Randall Lee WADSWORTH v. STATE.
This appeal arises out of a probation revocation hearing before the Blount Circuit Court.
In September 1992, the appellant, Randall Lee Wadsworth, was convicted, pursuant to guilty pleas, of the unlawful possession of marijuana in the first degree. He was sentenced, as an habitual felon with two prior felony convictions, to 10 years' imprisonment. However, the trial court split the sentence pursuant to the Split Sentence Act, and sentenced the appellant to one year and one day in jail, and placed him on probation for the remainder of his sentence.
The appellant stopped reporting to his probation officer in October 1995, and a warrant was issued for the appellant's arrest for probation violation. In addition, a Blount County grand jury had issued a two-count indictment charging the appellant with sexual abuse in the first degree. Following the appellant's arrest a year later, a hearing on the probation revocation charge took place. The trial court revoked the appellant's probation on December 19, 1996.
The appellant argues that the evidence before the trial court did not support its decision to imprison him without considering other sentencing alternatives, and that the trial court also erred by failing to state in its revocation order the evidence it relied on to revoke his probation.
In Rutledge v. State, 689 So.2d 1002 (Ala.Cr.App.1996), this Court held as follows:
“The appellant contends that revocation should not have been the recommended disposition because the trial court did not consider alternative dispositions. This claim, however, was not preserved for appellate review by an objection in the trial court. Davis v. State, 689 So.2d 225 (Ala.Cr.App.1996). Other than claims regarding the adequacy of a written order and the failure to hold a revocation hearing, claims that the probationer was denied due process can be waived. See Puckett v. State, 680 So.2d 980 (Ala.Cr.App.1996). Therefore, the appellant is deemed to have waived this claim.”
Because the appellant failed to make a further objection or to obtain an adverse ruling, this issue has not been preserved for this Court's review. Rutledge, supra.
With respect to the appellant's objection addressing the adequacy of the trial court's order revoking the appellant's probation, the State concedes that the trial court's order is deficient, because it fails to state the evidence relied on to support its ruling. In Armstrong v. State, 294 Ala. 100, 312 So.2d 620 (1975), the Alabama Supreme Court stated, in pertinent part, that “A defendant is entitled to a written statement by the fact finder as to the evidence relied on and the reasons for revoking his probation or parole. Morrissey v. Brewer, 408 U.S. 471, 92 S.Ct. 2593, 33 L.Ed.2d 484 (1972), supra; Gagnon v. Scarpelli, 411 U.S. 778, 93 S.Ct. 1756, 36 L.Ed.2d 656 (1973), supra.” Armstrong v. State, supra, at 101, 312 So.2d 620.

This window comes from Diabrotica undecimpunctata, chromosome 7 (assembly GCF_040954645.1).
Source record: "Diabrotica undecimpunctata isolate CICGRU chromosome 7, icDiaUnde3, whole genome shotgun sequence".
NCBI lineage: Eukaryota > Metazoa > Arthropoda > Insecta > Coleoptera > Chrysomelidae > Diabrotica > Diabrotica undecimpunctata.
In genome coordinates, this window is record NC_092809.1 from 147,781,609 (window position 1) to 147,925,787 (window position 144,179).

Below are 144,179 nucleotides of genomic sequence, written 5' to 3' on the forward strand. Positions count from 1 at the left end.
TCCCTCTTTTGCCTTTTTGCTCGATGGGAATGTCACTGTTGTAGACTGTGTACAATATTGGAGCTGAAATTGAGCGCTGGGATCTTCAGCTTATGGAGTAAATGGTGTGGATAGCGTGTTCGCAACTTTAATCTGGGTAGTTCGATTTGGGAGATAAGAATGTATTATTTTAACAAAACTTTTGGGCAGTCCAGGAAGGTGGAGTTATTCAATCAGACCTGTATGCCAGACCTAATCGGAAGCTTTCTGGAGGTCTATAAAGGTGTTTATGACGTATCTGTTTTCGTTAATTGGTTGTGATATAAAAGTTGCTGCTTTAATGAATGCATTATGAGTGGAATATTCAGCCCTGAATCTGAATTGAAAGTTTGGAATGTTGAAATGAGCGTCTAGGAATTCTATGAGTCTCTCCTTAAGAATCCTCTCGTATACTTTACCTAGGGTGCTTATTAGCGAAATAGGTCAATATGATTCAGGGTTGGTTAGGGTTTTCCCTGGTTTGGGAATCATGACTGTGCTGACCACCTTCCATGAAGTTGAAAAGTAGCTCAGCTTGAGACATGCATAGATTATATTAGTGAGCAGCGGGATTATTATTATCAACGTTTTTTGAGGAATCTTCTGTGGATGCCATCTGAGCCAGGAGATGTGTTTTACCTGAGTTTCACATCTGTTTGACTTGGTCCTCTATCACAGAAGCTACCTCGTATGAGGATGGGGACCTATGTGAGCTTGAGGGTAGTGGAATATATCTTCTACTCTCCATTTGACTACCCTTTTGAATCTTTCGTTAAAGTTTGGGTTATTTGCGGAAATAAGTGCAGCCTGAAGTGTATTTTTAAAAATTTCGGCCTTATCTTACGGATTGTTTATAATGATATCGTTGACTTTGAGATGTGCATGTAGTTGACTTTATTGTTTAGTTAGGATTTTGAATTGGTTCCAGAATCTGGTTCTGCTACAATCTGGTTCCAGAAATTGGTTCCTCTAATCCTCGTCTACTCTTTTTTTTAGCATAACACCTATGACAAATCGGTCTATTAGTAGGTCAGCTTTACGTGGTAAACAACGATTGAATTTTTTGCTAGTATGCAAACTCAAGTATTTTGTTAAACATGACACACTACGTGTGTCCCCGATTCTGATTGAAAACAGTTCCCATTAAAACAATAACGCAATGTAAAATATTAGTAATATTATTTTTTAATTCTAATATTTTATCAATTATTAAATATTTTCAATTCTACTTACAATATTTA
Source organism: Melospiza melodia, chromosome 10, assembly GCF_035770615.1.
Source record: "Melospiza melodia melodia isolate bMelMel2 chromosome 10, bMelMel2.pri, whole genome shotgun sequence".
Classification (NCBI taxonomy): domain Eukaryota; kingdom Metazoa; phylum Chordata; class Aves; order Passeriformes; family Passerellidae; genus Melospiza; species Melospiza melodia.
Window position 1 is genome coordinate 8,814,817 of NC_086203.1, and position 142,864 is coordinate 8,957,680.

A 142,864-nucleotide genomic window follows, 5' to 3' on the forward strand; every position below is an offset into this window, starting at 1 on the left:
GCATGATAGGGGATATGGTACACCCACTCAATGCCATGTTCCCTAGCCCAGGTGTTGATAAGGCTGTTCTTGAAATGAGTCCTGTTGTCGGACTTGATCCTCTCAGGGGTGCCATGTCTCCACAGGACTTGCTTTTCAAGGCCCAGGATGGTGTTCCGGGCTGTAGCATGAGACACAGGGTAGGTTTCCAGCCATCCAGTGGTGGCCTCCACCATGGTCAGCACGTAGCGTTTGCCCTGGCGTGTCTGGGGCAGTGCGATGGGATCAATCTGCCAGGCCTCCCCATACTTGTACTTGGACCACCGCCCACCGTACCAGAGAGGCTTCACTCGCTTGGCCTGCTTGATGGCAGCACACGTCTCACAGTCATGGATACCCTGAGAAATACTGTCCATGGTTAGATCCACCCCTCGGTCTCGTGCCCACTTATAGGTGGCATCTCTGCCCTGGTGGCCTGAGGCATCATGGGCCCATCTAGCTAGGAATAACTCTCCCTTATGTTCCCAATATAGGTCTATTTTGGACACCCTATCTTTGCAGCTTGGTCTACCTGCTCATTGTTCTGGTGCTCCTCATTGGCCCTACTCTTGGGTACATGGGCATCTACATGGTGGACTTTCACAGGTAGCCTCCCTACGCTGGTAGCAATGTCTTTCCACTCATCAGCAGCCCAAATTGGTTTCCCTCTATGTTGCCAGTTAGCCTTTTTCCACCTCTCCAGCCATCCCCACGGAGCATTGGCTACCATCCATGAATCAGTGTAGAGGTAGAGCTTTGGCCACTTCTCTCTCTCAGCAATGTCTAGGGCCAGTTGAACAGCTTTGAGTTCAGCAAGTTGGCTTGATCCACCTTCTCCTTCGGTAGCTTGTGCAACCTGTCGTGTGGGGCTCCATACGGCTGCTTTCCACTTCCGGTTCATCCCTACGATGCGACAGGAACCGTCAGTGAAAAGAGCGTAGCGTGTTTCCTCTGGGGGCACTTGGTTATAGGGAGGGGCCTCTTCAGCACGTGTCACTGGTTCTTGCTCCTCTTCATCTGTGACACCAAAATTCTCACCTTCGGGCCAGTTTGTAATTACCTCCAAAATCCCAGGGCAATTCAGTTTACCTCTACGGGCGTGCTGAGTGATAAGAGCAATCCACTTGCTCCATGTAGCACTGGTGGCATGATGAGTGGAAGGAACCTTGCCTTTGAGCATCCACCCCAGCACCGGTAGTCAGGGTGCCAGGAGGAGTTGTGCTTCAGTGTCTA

Accordingly, we are remanding this cause to the trial court for that court to make written findings stating its reasons for revoking appellant's probation. Return should be made to this Court within 45 days from the date of this opinion.
REMANDED WITH DIRECTIONS.
On Return to Remand
On July 3, 1997, we remanded this cause to the trial court in order for that Court to enter written findings stating the trial court's reasons for revoking the appellant's probation, pursuant to Armstrong v. State, 294 Ala. 100, 312 So.2d 620 (1975), and Morrissey v. Brewer, 408 U.S. 471, 92 S.Ct. 2593, 33 L.Ed.2d 484 (1972). On return to remand, the trial court has forwarded to us an order indicating that, pursuant to a plea agreement entered into as to the charge of sexual abuse in the first degree, the appellant had agreed to and had filed a notice of dismissal of appeal pursuant to which the appellant agreed to dismiss the appeal of his probation revocation. In return, the appellant received a three-year split sentence for his conviction for sexual abuse in the first degree. The trial court attached to its order the appellant's notice of dismissal of appeal, as well as the case action summary and sentencing order pertaining to that charge and conviction. As this evidence properly supports the trial court's reasons for revoking the appellant's probation, its judgment is due to be affirmed.
All judges concur.